the question on my mind is..
A. how much MpG a tank will you gain from the GDI because maybe in a year that part alone would pay for all the extra work ?
You tell me. You're still going to burn roughly 20 HP worth of gas to move it down the road at legal highway speeds.
B. Honestly do you think hot rodders back in the day said hey.. that mod is only going to get me a extra 5hp why bother?? NOOO
They said HELL YA Extra 5 hp.. and honestly a extra 30 hp is a nice bump add that with a few other mods and suddenly things are imporving.
The hot rodders back in the day were also working with carbs and points on an engine that was incredibly inefficient, so just about anything they did was sure to realize gains. They weren't working on engines with millions of dollars worth of R&D sunk into them run by miles of wires and computers as powerful as any commercially available PC.
No doubt, a bunch of little things add up, but there are far larger gains to be found elsewhere for far less monetary and time investment. Since the donor cars are at most two years old, you're going to be paying a premium for parts; this isn't a $50 head from a '91 Civic we're talking here... expect to pay thousands for the hard parts. Being a high pressure fuel system, you may have to change everything from the tank forward, depending on where Hyundai/ Kia decided to put the high pressure pump. And since you're going to be taking parts from a different car, nothing will line up perfectly in that regard, so you're going to need custom lines made. Then you have the electrical nightmare. Have you ever even looked at a wiring diagram for a modern drive by wire engine management system? Have fun with that mess. So then there's other smaller issues that won't pop up 'till you really get into it. Like cam to deck height... what if the cams on the GDI head are a different height from the deck of the block than the EFI cams? Time for a custom cam chain/ belt to make it work, and adjustable cam gears to make up for any changes in timing the height difference causes. Since the GDI has both a spark plug and injector in the combustion chamber, the valve angles and valve diameters are most likely different than the EFI head, so you're looking at at the very least, cutting the valve reliefs in the top of your existing pistons, and quite possibly, will need entirely new pistons to match the GDI head for this and combustion dynamic reasons (every little bit counts, right? Remember that when you go have custom pistons machined). Other stuff that may pop up is that exhaust and intake ports may be of different sizes and shapes, or that the GDI intake manifold interferes with an accessory or the radiator or hood, or that the GDI throttle body won't line up with your intake...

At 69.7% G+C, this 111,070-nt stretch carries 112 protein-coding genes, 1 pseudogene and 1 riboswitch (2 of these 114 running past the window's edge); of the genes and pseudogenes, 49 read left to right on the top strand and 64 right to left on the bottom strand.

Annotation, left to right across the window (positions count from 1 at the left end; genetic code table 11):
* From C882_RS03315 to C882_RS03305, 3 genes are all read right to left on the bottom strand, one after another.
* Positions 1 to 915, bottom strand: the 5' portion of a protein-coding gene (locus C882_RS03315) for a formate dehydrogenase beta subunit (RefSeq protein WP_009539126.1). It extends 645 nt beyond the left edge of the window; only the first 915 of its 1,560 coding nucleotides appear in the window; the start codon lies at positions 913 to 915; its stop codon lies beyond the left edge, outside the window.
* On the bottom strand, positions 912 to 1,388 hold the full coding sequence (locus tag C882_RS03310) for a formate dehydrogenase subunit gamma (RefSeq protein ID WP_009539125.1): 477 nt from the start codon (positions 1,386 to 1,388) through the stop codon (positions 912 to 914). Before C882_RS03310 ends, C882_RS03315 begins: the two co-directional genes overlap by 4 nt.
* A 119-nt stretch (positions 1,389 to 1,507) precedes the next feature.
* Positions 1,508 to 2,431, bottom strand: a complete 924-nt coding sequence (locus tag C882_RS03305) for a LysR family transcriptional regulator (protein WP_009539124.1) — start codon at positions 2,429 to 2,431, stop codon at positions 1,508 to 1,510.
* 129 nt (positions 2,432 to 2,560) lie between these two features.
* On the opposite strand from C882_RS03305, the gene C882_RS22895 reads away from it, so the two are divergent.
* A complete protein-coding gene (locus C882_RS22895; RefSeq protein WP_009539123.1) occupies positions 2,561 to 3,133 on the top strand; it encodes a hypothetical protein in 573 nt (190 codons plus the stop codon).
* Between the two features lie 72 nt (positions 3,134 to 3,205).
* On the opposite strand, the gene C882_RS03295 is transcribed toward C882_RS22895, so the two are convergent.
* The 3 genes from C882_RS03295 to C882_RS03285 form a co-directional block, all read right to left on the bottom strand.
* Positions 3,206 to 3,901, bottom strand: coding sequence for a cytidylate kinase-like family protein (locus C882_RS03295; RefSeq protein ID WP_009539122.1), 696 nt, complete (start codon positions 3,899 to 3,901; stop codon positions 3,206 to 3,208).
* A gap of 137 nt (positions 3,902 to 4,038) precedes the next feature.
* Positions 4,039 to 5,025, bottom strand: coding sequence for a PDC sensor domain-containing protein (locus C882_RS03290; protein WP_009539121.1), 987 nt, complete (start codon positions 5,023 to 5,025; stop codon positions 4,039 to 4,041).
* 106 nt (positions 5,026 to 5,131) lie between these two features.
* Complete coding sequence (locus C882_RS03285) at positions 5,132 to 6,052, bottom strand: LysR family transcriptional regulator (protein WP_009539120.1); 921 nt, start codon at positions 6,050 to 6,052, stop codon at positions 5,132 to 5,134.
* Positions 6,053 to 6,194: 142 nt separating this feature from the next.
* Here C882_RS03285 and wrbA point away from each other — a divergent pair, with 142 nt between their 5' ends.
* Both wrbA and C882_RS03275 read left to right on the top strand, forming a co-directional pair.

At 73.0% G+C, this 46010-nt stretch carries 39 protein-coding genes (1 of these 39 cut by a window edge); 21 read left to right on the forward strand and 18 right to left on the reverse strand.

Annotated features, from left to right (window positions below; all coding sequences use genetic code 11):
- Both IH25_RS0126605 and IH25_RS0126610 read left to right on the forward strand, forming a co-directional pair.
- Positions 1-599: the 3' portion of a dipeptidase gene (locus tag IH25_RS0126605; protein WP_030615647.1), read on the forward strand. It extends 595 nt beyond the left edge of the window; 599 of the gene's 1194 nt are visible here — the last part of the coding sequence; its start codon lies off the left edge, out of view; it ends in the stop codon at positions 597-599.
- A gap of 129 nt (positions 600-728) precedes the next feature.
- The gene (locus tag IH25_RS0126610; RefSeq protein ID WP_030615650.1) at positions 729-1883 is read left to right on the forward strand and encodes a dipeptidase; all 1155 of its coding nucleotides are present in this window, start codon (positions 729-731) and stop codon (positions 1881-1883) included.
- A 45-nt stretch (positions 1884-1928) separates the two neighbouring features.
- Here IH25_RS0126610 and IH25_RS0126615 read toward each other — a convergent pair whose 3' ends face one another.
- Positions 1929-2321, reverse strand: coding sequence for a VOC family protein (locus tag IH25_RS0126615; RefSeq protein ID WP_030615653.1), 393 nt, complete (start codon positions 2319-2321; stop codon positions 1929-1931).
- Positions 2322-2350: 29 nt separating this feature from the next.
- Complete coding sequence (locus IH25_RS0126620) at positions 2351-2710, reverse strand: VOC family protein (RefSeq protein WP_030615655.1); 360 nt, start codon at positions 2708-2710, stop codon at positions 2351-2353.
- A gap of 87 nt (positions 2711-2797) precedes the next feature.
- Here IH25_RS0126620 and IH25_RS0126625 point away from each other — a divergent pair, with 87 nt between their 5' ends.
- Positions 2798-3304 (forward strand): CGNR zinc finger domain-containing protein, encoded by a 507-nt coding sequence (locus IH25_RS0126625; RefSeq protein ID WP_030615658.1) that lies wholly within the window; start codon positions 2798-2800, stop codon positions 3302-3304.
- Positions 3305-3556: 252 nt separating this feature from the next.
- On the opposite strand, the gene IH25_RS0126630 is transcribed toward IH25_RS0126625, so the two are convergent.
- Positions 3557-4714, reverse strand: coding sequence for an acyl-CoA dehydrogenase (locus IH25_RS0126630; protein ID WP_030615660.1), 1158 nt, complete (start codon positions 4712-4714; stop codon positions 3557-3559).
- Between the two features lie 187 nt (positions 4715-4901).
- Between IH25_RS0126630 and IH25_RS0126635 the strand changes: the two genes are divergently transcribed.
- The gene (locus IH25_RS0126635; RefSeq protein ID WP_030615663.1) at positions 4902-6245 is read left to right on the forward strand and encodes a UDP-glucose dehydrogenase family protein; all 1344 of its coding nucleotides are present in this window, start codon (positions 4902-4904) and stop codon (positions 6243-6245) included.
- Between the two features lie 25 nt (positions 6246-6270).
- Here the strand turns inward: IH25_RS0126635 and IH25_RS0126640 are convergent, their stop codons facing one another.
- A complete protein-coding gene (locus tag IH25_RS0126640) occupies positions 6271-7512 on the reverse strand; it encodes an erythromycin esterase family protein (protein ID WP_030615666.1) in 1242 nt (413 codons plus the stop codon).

Kinda get where I'm coming from now? It's not as easy as slapping a head on and going, "OMG, hybrid just like a Honda!"
a person might be able to do this GDI mod alittle cheaper if he / she has the know how to do the work
If the head physically bolts to the block, you're about as close to having the swap done as you are to landing on the moon by jumping on a trampoline. I've been working on and modifying cars for 23 years, and I can tell you from personal experience that there is no practical reason to go through the immense undertaking of swapping over to GDI for a measly 30 HP. Assuming you even get that much out of it. Remember: the engine is a system, so the GDI engine's bottom end most likely has different internals that contribute to the gain in power. Even something as insignificant as a different pressure spring in the oil pump bypass valve will have an effect. Remember: Ever little bit counts.
So let's go back to the whole "mileage increase will pay for the mod" idea you had back there...
A solid estimate for this mod would be in the neighborhood of $4000 at this point in time, assuming you did ALL the work yourself (including various unknown machining/ welding tasks that will pop up). If you think this number is unrealistic, go price everything out and let me know how far off I was. Let's also figure that a realistic mileage increase would be 2 MPG, that you drive 12,000 miles a year and your combined mileage is 32 MPG. You ready for some math? Here we go...
12,000 miles @ 32 MPG= 375 gallons * $3.75/ gallon = $1406.25 (stock engine)
12,000 miles @ 34 MPG= 353 gallons * $3.75/ gallon = $1323.53 (GDI head swap)
That's an awesome savings of $82.72. Or, almost two tanks of gas. Over the course of a year. So how long would that head swap have to be driven to pay for itself?
$4000/ $82.72 = 48.36 years.
So, to reference my previous statement about doing something for the sake of doing something... Have fun with your sex change operation. I'll stick with turbos.